Zhelezniakov, Nikolai Grigorievich (1893-1918/1919)

Nikolai Zhelezniakov

A short biography of Nikolai, the far less known brother of the anarchist Anatoli Zheleznyakov.

The other Zhelezniakov
In August 1895 the Zhelezniakov family, from a peasant background, moved to Moscow, where the father Grigori finally got a job as a superintendent of a large administrative building. He and his wife Maria had four sons and a daughter. The first, Nikolai, was born in 1893 and the youngest, Viktor, in 1899. By the age of fifteen Nikolai had absorbed radical and progressive ideas., like many other young Russians of the period. Both he and his younger brother Anatoli read many books and newspapers and were familiar with anarchist, socialist, liberal, and Marxist ideas and often discussed the problems of the world. They had an international outlook and were aware of the plight of black people and native Americans in the USA, and of all those peoples under the yoke of the colonialist powers. This outlook impelled Nikolai to attempt to run away to sea. He went to Odessa , but his attempt to get on a ship failed. He was detained by the authorities and returned to his worried parents.

His father died suddenly of a heart attack in 1902 and Nikolai, at the age of 18, again went to the Black Sea, where he got work on a merchant ship. He became an anarchist communist, like his younger brother. He later served in the Navy and was a seaman with the 2nd Baltic fleet at Kronstadt.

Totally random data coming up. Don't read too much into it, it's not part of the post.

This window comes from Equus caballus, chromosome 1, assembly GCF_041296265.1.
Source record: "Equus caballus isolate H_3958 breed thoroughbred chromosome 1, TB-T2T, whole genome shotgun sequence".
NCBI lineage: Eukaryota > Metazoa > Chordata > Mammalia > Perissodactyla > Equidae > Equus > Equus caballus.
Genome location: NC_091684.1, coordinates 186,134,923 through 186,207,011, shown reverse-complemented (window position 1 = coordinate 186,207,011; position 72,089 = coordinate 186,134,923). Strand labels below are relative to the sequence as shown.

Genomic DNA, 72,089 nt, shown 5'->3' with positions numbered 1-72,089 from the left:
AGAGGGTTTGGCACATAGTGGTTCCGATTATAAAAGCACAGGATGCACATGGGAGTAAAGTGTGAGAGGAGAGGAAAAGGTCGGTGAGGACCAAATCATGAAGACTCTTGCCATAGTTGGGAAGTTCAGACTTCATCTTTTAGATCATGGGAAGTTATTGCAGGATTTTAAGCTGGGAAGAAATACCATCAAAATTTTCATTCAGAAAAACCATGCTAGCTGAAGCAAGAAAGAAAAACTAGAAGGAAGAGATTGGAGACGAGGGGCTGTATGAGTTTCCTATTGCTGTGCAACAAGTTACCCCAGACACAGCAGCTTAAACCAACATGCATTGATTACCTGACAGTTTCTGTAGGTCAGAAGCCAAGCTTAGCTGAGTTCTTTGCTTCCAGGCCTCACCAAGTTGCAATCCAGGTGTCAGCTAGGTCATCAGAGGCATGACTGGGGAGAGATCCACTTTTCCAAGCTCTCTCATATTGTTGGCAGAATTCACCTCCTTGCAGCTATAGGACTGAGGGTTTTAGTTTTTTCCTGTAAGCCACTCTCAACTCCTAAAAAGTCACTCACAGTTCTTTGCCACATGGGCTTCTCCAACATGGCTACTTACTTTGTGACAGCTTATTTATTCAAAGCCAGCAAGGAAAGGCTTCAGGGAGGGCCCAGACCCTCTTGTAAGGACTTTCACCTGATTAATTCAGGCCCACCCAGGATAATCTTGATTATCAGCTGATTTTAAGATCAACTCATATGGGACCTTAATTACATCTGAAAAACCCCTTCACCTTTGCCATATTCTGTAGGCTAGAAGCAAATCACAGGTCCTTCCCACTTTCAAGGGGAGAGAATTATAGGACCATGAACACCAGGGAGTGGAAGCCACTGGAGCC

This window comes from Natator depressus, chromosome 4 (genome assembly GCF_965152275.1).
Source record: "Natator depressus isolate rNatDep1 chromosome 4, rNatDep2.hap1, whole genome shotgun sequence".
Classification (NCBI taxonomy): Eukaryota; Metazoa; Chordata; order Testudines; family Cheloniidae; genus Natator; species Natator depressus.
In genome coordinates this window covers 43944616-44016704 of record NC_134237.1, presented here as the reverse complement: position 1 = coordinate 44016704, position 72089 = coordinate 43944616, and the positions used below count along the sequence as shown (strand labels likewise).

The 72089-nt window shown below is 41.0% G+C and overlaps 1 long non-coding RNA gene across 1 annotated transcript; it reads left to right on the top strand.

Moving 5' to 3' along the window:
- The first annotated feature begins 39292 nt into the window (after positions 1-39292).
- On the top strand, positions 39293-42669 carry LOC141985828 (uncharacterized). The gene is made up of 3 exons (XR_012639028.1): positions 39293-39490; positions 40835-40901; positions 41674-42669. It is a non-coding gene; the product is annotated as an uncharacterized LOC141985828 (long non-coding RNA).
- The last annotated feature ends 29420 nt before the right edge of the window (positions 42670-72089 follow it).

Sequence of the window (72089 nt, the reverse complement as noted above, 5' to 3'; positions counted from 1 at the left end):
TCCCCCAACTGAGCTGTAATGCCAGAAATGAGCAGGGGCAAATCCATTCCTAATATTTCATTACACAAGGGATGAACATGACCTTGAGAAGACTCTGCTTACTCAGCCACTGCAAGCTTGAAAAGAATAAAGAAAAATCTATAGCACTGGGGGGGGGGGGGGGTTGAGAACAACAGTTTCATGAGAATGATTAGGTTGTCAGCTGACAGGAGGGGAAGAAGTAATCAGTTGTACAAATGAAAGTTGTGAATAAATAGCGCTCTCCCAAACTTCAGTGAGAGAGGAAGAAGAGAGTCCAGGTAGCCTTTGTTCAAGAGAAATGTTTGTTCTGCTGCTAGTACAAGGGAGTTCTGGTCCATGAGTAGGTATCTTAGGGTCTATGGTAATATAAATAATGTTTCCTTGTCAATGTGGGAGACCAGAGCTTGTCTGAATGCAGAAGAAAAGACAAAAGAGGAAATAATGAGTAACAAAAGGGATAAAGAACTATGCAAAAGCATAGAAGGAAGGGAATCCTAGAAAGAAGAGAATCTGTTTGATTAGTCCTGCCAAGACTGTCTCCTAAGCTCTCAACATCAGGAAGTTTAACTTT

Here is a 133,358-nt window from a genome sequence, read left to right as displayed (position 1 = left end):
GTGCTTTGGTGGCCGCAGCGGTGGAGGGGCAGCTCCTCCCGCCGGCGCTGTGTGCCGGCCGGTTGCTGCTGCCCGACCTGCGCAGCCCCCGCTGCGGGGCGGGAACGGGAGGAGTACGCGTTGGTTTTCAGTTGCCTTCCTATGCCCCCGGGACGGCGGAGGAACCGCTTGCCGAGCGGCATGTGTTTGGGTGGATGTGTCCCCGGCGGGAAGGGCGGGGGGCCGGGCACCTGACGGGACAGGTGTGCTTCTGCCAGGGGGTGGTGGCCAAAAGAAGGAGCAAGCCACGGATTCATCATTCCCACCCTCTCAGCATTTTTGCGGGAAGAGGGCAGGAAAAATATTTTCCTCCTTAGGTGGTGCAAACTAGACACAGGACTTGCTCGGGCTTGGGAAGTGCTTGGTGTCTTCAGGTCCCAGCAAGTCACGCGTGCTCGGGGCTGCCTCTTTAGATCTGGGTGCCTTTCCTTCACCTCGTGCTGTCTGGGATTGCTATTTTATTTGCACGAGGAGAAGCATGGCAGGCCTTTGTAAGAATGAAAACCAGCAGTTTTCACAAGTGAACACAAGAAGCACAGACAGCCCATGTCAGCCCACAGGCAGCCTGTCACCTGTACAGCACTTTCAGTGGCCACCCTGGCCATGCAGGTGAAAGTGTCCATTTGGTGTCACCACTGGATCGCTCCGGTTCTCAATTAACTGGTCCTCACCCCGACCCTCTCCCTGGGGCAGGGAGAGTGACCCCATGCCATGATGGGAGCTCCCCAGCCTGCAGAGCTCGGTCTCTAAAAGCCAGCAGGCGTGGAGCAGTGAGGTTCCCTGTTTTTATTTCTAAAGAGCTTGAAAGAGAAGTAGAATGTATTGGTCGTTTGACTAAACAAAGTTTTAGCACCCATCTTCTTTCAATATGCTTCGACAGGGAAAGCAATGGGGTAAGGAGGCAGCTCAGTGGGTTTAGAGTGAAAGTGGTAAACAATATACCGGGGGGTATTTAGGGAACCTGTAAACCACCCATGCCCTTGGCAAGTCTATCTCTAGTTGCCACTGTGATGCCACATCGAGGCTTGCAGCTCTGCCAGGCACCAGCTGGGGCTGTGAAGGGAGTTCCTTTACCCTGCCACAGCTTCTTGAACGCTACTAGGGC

In 1917 he was a leading light in the Kronstadt organisation of anarchists. He took part in the October uprising in Petrograd. By the end of 1917 he had developed a wholly negative attitude to working with the Bolsheviks, unlike Anatoli, who believed that it was necessary. Nikolai’s influence began to grow over that of his brother among the Kronstadt sailors, who were beginning to share his attitude. He had influence on the battleship Republic and in the Krukovka barracks. Using an accident where Nikolai and his comrades had arrested three officers they believed were counter-revolutionaries, the Petrograd authorities announced actions against the anarchist naval crews and tried to disarm and arrest them.

Nikolai escaped from Petrograd and went to the Ukraine with a group of anarchist sailors, apparently commandeering a passenger train to get there. There he led a large band that fought the Hetman Skoropadsky and his Austrian and German backers. He was killed in action in 1918 or 1919.

Nick Heath

Sources: http://flot.com/history/interesting/zheleznyakov1.htm?print=Y

Comments

rat
Aug 24 2013 21:07

Has anyone totted up all the biographies of revolutionaries that Battlescarred has contributed to Libcom? I've must endeavour to read them all — but there must be well over a hundred.

Steven.
Aug 25 2013 12:23
rat wrote:
Has anyone totted up all the biographies of revolutionaries that Battlescarred has contributed to Libcom? I've must endeavour to read them all — but there must be well over a hundred.

TBH I haven't, and I would think he hasn't either. Also I think there are probably a fair few published collectively in things like Organise which he would have mostly written as well. It would be good to do a book of them one day!

Battlescarred
Aug 26 2013 11:01

There are about 280 plus biographies plus a number of more general articles

rat
Aug 26 2013 21:09

I thought I may have been underestimating a little.
I'm going to start going through them. And as Steven wrote, it would be great to have the biographies published as a collection.